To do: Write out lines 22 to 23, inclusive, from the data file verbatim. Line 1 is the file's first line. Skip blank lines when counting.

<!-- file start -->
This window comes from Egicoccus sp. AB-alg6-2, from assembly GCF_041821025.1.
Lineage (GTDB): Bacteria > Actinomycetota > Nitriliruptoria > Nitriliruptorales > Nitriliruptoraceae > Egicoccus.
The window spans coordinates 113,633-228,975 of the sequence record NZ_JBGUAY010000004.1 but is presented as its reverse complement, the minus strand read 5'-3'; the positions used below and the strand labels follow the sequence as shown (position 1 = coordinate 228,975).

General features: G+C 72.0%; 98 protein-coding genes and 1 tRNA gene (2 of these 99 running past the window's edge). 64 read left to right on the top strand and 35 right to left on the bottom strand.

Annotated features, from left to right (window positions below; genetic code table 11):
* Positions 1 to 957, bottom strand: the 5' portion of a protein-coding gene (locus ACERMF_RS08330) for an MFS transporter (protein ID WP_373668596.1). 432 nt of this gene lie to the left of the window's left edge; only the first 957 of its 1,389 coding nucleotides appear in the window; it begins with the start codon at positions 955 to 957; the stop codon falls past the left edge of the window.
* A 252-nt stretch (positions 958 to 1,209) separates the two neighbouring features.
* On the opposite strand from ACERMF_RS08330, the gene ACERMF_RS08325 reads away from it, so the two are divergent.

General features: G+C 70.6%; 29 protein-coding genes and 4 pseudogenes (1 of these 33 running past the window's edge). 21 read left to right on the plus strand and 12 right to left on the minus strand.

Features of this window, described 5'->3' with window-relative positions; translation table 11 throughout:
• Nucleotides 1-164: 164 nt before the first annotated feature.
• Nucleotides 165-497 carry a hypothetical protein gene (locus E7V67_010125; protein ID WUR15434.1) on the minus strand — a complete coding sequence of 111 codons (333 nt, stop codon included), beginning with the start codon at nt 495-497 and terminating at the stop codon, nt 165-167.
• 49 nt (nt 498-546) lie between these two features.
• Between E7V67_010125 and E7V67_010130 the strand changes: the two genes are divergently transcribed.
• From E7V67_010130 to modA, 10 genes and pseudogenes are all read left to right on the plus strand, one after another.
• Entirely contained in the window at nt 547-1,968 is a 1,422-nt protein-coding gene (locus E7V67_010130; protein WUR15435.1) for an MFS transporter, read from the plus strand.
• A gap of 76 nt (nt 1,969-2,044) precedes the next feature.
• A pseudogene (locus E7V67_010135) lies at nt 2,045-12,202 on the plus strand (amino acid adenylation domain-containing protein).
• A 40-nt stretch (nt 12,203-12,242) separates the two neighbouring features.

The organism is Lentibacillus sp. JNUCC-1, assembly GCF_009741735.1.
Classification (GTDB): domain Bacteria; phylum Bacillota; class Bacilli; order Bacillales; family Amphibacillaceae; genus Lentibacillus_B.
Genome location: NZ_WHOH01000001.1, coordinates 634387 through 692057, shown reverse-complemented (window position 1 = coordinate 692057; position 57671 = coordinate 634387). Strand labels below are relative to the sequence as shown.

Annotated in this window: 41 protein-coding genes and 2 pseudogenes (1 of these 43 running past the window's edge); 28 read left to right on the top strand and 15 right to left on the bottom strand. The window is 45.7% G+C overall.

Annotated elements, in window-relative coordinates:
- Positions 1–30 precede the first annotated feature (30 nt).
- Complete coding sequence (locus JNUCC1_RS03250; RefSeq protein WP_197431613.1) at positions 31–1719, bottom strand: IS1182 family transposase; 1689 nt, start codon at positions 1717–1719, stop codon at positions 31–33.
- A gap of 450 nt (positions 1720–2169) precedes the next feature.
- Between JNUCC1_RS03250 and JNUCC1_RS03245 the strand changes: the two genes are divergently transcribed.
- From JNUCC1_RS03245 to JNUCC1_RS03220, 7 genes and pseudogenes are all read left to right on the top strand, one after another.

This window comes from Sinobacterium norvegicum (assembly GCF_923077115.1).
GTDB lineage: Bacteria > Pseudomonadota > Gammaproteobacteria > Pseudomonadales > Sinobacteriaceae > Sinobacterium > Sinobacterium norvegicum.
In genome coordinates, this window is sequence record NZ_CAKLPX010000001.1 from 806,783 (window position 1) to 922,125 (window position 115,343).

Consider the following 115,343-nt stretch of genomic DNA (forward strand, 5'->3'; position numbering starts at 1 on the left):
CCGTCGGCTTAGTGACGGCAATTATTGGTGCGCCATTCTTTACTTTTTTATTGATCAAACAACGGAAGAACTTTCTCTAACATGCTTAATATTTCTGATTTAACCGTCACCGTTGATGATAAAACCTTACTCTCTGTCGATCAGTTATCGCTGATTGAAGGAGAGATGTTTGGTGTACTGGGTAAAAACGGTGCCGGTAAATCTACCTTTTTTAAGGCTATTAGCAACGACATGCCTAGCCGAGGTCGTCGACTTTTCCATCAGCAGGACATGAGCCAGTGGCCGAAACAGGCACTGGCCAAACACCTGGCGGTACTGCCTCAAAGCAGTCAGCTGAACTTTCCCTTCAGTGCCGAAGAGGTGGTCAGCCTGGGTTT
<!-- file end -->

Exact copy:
Genome location: NZ_WHOH01000001.1, coordinates 634387 through 692057, shown reverse-complemented (window position 1 = coordinate 692057; position 57671 = coordinate 634387). Strand labels below are relative to the sequence as shown.

Annotated in this window: 41 protein-coding genes and 2 pseudogenes (1 of these 43 running past the window's edge); 28 read left to right on the top strand and 15 right to left on the bottom strand. The window is 45.7% G+C overall.